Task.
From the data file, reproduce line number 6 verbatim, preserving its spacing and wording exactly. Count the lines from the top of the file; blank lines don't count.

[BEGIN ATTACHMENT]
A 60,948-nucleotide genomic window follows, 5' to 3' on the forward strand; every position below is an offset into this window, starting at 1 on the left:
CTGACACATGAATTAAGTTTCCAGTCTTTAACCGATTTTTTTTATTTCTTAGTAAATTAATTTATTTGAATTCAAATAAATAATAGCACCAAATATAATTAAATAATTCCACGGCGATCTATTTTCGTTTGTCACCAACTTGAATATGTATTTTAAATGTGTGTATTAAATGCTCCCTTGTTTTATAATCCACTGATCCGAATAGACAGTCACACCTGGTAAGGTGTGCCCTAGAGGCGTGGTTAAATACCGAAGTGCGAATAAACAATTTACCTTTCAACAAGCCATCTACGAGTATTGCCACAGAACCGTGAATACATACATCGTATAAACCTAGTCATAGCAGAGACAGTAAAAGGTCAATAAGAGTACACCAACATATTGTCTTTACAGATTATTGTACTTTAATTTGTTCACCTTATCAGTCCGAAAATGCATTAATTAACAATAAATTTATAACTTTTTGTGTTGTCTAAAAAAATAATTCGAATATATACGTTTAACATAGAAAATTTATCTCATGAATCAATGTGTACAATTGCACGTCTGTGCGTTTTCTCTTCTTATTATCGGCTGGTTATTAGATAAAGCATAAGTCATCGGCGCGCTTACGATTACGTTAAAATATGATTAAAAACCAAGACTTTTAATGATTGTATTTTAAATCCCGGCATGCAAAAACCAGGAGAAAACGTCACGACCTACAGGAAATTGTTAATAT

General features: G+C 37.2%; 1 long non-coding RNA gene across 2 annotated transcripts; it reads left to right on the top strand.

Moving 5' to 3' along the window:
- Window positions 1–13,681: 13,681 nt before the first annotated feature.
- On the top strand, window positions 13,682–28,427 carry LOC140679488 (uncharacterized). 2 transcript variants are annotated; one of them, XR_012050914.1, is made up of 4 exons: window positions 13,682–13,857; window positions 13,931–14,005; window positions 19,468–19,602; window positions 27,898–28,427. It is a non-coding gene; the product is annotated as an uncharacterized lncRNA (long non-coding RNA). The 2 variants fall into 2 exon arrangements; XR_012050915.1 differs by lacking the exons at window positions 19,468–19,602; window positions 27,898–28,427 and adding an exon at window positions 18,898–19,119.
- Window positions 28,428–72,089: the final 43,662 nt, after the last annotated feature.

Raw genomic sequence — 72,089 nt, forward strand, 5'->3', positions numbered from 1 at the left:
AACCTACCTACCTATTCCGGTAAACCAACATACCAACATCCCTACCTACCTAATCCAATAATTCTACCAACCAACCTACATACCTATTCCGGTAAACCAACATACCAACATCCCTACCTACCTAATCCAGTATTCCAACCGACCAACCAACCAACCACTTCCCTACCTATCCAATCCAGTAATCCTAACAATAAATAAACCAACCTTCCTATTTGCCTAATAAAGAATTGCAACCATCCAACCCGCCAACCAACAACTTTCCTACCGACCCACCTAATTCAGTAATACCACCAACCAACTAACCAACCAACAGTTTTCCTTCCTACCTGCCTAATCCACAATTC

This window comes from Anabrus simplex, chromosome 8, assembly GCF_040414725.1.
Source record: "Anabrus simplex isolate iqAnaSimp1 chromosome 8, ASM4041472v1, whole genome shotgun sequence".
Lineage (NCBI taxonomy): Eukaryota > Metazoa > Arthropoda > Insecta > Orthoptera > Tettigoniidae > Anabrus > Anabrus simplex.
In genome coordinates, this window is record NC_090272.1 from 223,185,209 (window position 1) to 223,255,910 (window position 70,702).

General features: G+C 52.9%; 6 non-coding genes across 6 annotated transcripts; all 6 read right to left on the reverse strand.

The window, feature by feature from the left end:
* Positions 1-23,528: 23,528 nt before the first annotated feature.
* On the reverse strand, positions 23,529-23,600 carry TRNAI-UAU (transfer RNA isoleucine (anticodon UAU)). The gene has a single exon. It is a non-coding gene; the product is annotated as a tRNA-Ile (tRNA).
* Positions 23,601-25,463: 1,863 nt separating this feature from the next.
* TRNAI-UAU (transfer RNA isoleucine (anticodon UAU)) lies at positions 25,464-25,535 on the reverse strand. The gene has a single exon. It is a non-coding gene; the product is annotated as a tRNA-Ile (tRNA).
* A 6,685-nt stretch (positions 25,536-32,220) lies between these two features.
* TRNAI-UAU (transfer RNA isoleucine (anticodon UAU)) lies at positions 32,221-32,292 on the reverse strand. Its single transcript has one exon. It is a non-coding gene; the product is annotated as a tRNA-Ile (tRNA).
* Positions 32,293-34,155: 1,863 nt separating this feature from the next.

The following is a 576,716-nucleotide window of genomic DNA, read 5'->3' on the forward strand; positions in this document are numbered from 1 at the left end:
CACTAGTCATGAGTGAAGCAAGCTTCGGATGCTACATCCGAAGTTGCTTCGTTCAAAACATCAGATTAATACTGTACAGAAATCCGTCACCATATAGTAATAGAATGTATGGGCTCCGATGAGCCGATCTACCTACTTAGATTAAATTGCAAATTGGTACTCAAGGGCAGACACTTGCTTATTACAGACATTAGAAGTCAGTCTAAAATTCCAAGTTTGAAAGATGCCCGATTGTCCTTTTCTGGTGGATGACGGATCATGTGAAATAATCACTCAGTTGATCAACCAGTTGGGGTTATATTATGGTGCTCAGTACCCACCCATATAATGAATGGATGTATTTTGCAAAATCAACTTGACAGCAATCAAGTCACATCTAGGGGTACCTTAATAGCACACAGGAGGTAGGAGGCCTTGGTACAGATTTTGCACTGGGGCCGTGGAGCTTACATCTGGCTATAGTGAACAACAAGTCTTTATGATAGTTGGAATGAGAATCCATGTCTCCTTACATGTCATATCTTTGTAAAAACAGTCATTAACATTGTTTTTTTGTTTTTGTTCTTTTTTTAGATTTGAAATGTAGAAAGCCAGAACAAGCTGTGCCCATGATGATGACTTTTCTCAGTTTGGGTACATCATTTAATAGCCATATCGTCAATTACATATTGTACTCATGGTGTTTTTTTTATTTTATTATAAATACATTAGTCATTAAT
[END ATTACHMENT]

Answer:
- On the top strand, window positions 13,682–28,427 carry LOC140679488 (uncharacterized). 2 transcript variants are annotated; one of them, XR_012050914.1, is made up of 4 exons: window positions 13,682–13,857; window positions 13,931–14,005; window positions 19,468–19,602; window positions 27,898–28,427. It is a non-coding gene; the product is annotated as an uncharacterized lncRNA (long non-coding RNA). The 2 variants fall into 2 exon arrangements; XR_012050915.1 differs by lacking the exons at window positions 19,468–19,602; window positions 27,898–28,427 and adding an exon at window positions 18,898–19,119.